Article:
Speaking in his annual state-of-the-nation address, Russian President Vladimir Putin said today that Russia should become a great power based on a strong economy and integration into the international community. Putin praised the country's progress under his administration, saying its goal should be to double its GDP in the next 10 years.
Moscow, 16 May 2003 (RFE/RL) -- In a characteristically stern state-of-the-nation address, Russian President Vladimir Putin said today that the country should become a great power based on a strong, globally integrated economy.
Speaking in the Kremlin in his annual address to both houses of parliament, Putin issued what looked very much like a campaign speech ahead of presidential elections next March. "Our principal task should be the return of Russia to the ranks of rich, developed, strong and respected countries. But this return will only be possible when Russia becomes strong economically, when it is no longer dependent on crumbs from international financial organizations," he said.
Appealing to national pride -- a tactic that helped bring him to power in 2000 and sustain his astounding public-opinion ratings since -- Putin spent a significant part of his hour-long talk praising the country's developments over the past three years he has been in charge.
But he also said Russia still has a long way to go to complete its reform process and faces some serious threats, including an unstable economy, poverty, a demographic crisis, and terrorism.
Putin said Russia has achieved political stability and economic growth and passed a number of important reforms including legal and labor codes that have boosted human rights, a land-privatization law and tax reform, and a law on political parties that has helped create strong political organizations.
"We have already successfully solved many problems including those that seemed insoluble just recently. We have finally -- legally and practically -- restored the country's unity, strengthened the authority of the state, brought the federal power closer to the regions," he said.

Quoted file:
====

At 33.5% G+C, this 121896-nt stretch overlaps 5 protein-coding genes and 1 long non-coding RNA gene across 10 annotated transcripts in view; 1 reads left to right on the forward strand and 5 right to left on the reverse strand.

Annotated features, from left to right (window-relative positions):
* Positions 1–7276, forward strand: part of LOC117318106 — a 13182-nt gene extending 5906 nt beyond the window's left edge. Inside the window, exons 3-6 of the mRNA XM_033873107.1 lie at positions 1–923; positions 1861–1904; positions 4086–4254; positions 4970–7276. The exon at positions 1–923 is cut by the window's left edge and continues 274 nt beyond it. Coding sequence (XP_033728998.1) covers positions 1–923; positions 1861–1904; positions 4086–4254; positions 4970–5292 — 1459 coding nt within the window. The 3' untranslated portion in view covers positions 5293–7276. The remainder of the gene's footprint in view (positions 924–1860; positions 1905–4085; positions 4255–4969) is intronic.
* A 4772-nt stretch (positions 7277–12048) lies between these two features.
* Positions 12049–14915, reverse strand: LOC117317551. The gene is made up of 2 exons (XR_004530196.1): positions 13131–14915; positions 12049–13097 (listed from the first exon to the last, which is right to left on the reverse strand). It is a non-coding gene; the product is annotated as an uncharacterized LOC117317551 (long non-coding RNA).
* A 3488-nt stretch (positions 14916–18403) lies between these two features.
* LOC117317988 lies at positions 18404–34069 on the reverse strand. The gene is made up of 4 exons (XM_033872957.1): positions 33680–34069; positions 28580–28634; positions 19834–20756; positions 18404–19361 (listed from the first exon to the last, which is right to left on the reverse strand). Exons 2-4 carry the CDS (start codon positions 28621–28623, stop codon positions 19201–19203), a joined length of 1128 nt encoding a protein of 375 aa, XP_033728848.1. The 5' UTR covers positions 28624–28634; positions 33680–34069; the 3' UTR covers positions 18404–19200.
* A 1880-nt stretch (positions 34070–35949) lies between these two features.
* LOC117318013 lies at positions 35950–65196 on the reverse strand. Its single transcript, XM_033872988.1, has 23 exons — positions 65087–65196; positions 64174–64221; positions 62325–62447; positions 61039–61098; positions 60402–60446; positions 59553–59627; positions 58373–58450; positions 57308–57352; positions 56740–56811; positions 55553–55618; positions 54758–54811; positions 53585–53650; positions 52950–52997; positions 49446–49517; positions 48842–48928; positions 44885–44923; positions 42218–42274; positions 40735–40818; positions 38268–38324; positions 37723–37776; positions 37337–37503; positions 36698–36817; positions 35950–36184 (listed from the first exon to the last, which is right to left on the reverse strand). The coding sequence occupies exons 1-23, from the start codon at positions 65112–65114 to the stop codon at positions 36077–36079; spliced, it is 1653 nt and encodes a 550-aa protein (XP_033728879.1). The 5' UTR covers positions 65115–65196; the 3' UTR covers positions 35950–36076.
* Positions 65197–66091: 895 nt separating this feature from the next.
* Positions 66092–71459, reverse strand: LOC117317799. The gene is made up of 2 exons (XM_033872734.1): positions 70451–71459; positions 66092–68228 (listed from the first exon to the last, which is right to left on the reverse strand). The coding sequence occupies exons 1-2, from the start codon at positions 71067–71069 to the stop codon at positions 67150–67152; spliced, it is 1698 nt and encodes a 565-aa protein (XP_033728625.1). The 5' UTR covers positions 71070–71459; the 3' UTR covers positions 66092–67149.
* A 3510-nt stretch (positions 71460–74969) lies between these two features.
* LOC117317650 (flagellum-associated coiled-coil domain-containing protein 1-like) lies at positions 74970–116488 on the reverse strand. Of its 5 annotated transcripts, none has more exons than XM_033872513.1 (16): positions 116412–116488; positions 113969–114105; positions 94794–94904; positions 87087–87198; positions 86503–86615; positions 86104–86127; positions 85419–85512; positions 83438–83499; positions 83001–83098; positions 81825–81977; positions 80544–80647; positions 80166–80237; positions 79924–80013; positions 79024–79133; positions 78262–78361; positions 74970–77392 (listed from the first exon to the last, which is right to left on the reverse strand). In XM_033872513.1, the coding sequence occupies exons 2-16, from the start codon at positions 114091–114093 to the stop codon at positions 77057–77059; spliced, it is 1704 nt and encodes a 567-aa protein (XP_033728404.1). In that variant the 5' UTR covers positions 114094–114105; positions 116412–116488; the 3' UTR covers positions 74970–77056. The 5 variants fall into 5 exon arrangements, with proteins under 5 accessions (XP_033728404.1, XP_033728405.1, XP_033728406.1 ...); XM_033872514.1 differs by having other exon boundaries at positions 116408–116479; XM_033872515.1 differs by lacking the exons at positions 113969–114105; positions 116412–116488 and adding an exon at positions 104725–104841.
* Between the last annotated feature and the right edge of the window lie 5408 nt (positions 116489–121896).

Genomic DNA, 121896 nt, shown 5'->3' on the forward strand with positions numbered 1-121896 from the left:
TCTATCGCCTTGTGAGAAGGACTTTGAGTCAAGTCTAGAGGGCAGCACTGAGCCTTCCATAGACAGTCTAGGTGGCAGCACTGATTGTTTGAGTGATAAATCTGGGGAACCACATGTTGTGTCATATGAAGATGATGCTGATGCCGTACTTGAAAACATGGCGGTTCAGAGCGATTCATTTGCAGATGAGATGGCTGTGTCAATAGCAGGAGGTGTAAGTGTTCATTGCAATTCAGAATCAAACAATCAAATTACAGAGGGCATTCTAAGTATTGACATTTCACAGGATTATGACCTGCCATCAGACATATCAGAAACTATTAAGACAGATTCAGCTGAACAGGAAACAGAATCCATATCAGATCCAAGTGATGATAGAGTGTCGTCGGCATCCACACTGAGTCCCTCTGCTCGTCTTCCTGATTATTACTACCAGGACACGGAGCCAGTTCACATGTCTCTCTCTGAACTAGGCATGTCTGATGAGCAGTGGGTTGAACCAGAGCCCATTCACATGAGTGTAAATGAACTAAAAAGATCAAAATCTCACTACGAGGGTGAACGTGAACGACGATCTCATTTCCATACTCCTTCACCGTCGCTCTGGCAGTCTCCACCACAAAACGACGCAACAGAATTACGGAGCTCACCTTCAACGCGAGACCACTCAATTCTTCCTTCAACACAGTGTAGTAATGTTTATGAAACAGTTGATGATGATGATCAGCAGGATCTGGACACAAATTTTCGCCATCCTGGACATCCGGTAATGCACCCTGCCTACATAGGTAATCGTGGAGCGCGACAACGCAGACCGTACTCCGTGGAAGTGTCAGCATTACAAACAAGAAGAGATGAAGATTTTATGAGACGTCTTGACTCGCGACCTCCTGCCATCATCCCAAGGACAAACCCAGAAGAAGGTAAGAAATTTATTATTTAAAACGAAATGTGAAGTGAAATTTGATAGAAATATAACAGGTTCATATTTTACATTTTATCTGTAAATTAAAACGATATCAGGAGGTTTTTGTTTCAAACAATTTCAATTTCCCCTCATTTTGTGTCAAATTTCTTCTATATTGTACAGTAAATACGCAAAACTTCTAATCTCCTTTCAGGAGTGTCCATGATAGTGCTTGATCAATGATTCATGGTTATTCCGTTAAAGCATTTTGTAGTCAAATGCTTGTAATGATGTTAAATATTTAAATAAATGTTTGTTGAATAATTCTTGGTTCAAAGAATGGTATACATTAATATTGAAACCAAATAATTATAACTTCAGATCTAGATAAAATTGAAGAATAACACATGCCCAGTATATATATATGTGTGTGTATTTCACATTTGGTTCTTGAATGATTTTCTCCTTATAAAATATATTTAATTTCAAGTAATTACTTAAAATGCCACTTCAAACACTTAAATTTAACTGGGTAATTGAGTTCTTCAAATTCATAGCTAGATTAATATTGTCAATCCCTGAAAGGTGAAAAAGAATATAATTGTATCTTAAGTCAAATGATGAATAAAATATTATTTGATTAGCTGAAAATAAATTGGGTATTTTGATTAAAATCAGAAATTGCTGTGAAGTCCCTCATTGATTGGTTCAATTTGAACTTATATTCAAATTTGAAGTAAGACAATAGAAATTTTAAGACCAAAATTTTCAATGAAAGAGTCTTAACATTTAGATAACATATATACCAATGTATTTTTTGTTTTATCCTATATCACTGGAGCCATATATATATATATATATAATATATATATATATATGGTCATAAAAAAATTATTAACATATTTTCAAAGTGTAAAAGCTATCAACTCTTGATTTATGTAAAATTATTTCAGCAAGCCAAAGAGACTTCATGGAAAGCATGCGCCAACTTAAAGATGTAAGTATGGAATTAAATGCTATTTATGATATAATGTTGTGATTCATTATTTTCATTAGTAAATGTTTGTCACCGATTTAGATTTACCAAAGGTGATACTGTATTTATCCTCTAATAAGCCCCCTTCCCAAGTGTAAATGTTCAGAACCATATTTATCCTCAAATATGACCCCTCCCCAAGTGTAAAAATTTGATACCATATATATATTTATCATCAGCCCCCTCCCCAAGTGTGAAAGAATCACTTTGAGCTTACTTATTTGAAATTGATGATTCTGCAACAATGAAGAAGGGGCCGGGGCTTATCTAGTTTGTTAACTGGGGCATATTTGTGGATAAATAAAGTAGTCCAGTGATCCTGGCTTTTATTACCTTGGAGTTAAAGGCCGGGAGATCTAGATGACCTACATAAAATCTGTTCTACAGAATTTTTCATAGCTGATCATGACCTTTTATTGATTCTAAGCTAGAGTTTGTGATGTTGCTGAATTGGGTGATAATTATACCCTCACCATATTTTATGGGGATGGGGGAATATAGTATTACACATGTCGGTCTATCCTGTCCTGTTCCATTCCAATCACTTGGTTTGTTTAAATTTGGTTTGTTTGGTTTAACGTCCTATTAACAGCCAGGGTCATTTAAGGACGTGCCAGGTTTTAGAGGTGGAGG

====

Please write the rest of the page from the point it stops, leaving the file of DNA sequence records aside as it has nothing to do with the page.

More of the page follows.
The speech contained many generalizations, a departure from previous such addresses, when Putin has concentrated on laying out specific objectives for the government in upcoming years.
The president repeated several times that Russia's main task must be integration into the international community based on economic competitiveness. He also said Russia must continue to "consolidate" its political and social systems.
Putin praised developments in Chechnya, saying lawlessness in the country was coming to an end. He lauded a government referendum conducted last month on the passage of a new constitution for the breakaway region, saying it showed Chechens had chosen to become an indivisible part of Russia.
"Today, I thank the Chechen people for their courage, for not allowing themselves to be frightened, for the courage that is inherent to simple people who are sensitive to the truth. The people in Chechnya felt with their hearts their responsibility and their human interest. And finally, the referendum has shown that the Chechens rightfully consider themselves an integral part of Russia's united, multiethnic people," he said.
He added that Chechnya must still work out an agreement with the federal government to delineate powers and conduct parliamentary and presidential elections provided for in the new constitution. He did not mention front-page news of two suicide bombings over the past week in which over 75 people died.
In the economy, Putin meanwhile said Russia's gross domestic product (GDP) has grown 20 percent in the past three years -- since the country's ruinous economic crisis in 1998.
But he added that growth was slowing and depended on conditions in the global economy -- referring to the high oil prices that have largely driven Russian growth. A GDP growth of 6.4 percent this year was not enough, he said, adding that the economy remains unstable and a quarter of the population still lives below subsistence level. Putin said a strong currency was the mark of a great power and that the ruble should become fully convertible by 2007.